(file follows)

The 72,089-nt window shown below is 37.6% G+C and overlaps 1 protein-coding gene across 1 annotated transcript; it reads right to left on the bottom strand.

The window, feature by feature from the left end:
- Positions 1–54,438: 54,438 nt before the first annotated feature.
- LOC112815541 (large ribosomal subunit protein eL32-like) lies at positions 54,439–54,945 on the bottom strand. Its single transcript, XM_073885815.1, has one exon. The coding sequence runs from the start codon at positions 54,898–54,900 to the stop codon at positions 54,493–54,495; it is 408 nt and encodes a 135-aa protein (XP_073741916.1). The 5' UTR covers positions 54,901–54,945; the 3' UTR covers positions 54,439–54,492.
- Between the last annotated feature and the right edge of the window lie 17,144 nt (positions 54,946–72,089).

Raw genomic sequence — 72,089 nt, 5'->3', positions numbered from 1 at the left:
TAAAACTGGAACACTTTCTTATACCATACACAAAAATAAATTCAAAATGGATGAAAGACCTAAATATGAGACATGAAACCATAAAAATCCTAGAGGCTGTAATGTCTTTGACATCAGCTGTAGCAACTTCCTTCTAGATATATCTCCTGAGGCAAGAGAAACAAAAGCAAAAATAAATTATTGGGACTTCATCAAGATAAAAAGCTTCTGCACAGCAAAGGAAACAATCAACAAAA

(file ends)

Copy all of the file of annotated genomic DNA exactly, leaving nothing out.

The 72,089-nt window shown below is 37.6% G+C and overlaps 1 protein-coding gene across 1 annotated transcript; it reads right to left on the bottom strand.

The window, feature by feature from the left end:
- Positions 1–54,438: 54,438 nt before the first annotated feature.
- LOC112815541 (large ribosomal subunit protein eL32-like) lies at positions 54,439–54,945 on the bottom strand. Its single transcript, XM_073885815.1, has one exon. The coding sequence runs from the start codon at positions 54,898–54,900 to the stop codon at positions 54,493–54,495; it is 408 nt and encodes a 135-aa protein (XP_073741916.1). The 5' UTR covers positions 54,901–54,945; the 3' UTR covers positions 54,439–54,492.
- Between the last annotated feature and the right edge of the window lie 17,144 nt (positions 54,946–72,089).

Raw genomic sequence — 72,089 nt, 5'->3', positions numbered from 1 at the left:
TAAAACTGGAACACTTTCTTATACCATACACAAAAATAAATTCAAAATGGATGAAAGACCTAAATATGAGACATGAAACCATAAAAATCCTAGAGGCTGTAATGTCTTTGACATCAGCTGTAGCAACTTCCTTCTAGATATATCTCCTGAGGCAAGAGAAACAAAAGCAAAAATAAATTATTGGGACTTCATCAAGATAAAAAGCTTCTGCACAGCAAAGGAAACAATCAACAAAA